I am an academic manager at the Munich School of Philosophy, overseeing a graduate school on “Ethics, Education and Culture in the 21st Century”. Previously I was a post-doc researcher in the philosophy department at the university of Munich. My research interests include the capability approach, non-ideal theory and theories of social justice.

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  1. Rebecca, thanks for this excellent discussion. Do you think there is a difference between imposing the cost directly on meat consumers vs. imposing it on meat producers (both from the moral and the effeciency perspectives)? For instance, as you mention, we can have much tighter regulation and welfare standards on meat production which will increase the cost, or we can simply impose a tax on meat production.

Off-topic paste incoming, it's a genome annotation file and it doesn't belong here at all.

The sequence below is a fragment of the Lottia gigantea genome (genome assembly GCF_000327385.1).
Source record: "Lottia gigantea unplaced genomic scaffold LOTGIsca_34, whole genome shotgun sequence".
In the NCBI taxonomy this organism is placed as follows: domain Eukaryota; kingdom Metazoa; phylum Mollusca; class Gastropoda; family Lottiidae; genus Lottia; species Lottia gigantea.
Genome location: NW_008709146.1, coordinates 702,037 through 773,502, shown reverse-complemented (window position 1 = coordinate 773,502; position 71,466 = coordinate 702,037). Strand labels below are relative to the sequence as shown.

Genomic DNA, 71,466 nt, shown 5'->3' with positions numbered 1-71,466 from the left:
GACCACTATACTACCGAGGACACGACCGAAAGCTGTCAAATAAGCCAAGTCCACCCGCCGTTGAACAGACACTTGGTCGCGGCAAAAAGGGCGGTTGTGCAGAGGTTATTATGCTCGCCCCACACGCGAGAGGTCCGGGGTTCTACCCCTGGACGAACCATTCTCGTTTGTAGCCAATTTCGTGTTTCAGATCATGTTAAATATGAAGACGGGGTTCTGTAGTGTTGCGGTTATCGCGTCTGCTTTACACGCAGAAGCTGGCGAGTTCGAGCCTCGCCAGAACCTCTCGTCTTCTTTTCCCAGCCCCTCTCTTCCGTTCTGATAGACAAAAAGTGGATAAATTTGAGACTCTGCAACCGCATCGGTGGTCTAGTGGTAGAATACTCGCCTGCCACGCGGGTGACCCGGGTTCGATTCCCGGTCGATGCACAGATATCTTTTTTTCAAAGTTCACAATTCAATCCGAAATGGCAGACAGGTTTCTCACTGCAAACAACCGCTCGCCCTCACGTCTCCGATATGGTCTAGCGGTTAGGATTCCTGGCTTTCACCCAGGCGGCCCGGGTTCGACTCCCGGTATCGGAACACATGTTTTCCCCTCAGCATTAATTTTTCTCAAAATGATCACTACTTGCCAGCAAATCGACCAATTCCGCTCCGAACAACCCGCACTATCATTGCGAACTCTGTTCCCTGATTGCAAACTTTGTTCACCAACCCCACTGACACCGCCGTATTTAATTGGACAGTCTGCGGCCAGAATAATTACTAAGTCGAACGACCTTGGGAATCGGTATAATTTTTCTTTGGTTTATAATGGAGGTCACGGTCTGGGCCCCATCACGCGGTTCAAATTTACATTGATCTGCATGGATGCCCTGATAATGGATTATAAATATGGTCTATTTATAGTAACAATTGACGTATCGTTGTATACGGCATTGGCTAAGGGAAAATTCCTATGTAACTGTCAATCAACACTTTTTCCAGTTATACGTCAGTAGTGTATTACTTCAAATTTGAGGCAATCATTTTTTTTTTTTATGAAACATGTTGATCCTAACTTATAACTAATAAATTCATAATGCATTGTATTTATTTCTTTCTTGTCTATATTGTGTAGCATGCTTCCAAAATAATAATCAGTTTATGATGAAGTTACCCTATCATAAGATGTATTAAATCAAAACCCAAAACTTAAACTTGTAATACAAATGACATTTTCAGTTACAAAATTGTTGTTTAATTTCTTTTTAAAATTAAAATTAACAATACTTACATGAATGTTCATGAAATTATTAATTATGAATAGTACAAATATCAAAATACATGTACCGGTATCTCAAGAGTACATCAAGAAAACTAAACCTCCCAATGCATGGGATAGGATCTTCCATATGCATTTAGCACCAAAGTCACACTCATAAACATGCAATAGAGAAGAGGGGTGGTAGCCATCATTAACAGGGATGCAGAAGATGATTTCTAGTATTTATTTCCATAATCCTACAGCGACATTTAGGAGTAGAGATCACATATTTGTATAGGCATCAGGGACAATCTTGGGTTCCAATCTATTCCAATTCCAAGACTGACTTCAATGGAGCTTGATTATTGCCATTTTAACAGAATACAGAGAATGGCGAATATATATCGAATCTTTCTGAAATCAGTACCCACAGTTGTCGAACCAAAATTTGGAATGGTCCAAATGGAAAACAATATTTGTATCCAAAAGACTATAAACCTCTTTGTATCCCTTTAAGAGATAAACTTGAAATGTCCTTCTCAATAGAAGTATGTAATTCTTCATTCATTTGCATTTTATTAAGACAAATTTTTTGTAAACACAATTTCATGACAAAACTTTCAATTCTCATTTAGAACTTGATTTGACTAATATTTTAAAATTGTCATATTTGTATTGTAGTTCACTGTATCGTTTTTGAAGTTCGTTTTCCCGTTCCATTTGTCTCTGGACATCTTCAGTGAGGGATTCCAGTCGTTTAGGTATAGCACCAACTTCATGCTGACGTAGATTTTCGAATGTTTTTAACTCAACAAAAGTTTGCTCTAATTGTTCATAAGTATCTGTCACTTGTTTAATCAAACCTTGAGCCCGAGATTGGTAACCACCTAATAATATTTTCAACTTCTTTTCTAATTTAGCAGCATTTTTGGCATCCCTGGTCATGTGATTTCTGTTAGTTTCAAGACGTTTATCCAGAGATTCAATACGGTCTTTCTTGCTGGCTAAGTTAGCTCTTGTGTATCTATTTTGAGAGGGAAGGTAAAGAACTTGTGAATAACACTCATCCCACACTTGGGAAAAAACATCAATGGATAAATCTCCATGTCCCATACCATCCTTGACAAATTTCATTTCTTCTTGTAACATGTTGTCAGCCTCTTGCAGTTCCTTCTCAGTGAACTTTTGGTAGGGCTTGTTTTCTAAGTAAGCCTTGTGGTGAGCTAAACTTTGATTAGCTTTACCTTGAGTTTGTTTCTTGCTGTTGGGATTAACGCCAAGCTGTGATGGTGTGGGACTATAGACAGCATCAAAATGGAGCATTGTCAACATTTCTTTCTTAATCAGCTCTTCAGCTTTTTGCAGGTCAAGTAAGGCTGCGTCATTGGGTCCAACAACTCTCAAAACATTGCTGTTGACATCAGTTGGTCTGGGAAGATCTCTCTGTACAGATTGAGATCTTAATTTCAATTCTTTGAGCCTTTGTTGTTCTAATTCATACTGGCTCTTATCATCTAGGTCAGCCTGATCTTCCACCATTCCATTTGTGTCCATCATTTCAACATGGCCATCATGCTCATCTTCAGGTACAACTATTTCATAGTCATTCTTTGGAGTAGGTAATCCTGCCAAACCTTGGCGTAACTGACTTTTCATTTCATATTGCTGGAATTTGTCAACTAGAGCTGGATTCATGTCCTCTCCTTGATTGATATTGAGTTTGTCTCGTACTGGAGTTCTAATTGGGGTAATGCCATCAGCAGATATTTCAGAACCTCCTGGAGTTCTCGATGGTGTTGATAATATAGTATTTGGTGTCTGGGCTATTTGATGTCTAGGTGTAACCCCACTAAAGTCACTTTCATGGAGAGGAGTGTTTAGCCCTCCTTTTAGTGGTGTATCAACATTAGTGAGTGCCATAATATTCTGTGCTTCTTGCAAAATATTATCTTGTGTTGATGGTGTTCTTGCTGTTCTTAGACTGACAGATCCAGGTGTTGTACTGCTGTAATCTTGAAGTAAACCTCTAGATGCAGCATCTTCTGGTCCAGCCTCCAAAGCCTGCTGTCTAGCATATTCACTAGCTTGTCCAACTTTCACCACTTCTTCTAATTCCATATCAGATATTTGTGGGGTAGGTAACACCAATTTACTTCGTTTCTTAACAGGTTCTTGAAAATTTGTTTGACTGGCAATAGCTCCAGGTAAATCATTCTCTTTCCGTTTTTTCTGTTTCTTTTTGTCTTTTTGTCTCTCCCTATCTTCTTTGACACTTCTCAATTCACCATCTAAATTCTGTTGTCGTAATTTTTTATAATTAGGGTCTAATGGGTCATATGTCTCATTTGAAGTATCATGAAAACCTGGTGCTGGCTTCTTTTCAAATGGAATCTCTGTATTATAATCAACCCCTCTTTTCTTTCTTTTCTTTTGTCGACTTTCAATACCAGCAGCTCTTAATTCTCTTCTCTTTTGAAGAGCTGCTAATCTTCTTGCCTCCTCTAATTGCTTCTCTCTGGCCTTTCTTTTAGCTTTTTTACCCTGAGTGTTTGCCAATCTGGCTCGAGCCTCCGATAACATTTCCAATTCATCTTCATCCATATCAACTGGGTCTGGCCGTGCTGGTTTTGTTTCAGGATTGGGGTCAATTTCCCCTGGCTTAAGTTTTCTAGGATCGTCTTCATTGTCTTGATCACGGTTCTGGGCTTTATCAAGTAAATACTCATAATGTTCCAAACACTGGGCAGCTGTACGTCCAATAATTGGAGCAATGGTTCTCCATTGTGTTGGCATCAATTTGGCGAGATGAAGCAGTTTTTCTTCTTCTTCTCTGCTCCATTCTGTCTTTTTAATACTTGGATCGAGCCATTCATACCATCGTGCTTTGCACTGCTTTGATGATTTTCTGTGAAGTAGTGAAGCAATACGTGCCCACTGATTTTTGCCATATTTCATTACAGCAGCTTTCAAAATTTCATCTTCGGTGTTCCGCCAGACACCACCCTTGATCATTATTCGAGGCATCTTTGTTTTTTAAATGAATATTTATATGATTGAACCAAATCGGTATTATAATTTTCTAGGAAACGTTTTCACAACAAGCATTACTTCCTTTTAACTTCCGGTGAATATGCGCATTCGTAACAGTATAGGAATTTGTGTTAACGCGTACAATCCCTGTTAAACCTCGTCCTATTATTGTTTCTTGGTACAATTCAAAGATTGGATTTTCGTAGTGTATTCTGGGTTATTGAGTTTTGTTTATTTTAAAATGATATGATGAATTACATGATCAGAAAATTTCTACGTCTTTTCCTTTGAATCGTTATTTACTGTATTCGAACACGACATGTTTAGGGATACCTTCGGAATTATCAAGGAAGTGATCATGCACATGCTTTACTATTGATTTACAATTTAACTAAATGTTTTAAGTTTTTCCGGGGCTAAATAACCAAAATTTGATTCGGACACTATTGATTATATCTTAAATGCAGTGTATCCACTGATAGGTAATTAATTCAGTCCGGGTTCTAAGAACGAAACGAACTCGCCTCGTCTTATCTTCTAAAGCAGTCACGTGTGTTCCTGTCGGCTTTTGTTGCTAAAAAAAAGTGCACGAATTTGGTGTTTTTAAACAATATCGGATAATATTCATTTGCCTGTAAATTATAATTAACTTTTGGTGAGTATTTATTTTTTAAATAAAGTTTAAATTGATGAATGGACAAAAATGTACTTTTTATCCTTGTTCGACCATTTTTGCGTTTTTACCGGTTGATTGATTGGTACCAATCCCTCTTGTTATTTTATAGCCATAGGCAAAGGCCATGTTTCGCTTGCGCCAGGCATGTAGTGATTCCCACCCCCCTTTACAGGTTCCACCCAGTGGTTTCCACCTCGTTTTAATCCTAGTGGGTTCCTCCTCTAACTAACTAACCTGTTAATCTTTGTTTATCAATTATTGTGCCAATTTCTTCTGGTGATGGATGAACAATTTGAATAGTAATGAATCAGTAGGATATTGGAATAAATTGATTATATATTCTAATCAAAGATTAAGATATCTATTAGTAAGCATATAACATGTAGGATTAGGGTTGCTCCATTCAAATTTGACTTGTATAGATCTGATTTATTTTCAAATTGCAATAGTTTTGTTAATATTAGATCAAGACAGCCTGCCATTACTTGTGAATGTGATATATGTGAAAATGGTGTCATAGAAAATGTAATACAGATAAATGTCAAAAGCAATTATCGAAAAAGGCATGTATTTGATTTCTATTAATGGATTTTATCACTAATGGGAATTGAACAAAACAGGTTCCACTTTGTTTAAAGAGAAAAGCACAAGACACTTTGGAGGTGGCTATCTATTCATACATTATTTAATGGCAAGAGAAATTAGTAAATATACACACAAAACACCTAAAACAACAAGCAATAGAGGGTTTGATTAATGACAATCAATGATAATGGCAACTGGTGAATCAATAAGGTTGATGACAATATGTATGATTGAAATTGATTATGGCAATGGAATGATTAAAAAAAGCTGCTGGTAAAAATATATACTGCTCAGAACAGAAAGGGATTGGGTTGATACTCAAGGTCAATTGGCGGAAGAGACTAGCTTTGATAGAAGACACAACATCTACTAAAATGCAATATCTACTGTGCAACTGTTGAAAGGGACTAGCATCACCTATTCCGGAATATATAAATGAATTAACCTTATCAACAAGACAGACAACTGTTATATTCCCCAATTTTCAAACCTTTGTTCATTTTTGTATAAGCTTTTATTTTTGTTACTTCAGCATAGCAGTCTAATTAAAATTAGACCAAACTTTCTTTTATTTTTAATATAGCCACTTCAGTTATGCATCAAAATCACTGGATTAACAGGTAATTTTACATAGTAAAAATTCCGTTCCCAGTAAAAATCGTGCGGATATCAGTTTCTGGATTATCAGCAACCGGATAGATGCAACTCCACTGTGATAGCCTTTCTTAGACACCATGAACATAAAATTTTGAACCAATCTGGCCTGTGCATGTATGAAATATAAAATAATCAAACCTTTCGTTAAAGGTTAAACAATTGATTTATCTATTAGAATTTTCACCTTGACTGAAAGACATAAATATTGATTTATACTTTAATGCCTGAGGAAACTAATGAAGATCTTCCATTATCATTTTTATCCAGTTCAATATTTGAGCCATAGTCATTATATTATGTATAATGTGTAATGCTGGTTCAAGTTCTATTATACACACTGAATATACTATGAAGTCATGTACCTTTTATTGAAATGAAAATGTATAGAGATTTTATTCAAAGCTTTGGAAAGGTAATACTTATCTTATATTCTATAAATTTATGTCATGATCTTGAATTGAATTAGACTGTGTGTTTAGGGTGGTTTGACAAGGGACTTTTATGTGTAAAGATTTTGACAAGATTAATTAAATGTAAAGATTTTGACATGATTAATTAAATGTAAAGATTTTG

2. Hi Rebecca, thanks for this post. I find the arguments pretty compelling, but then I'm a vegetarian, so it's probably preaching to the converted. The more basic question that came to my mind while reading this is as follows: do we need some principled approach for when and how we impose taxes on activities that have externalities? Or is it okay to do it on an ad hoc basis? The reason why I think this is important is that virtually every activity has *some* externality or other. But some activities are clearly protected by moral and also legal rights. In other cases, the externality might be too small, or it might be too burdensome, in comparison, to impose a tax. So we probably need some kind of threshold conception. I am pretty confident that meat would be above the threshold. But then many other activities would probably also cross the threshold. Do we have a deeper reason for prioritizing a tax on meat, or is this just a question of practical considerations (e.g. what is politically feasible)?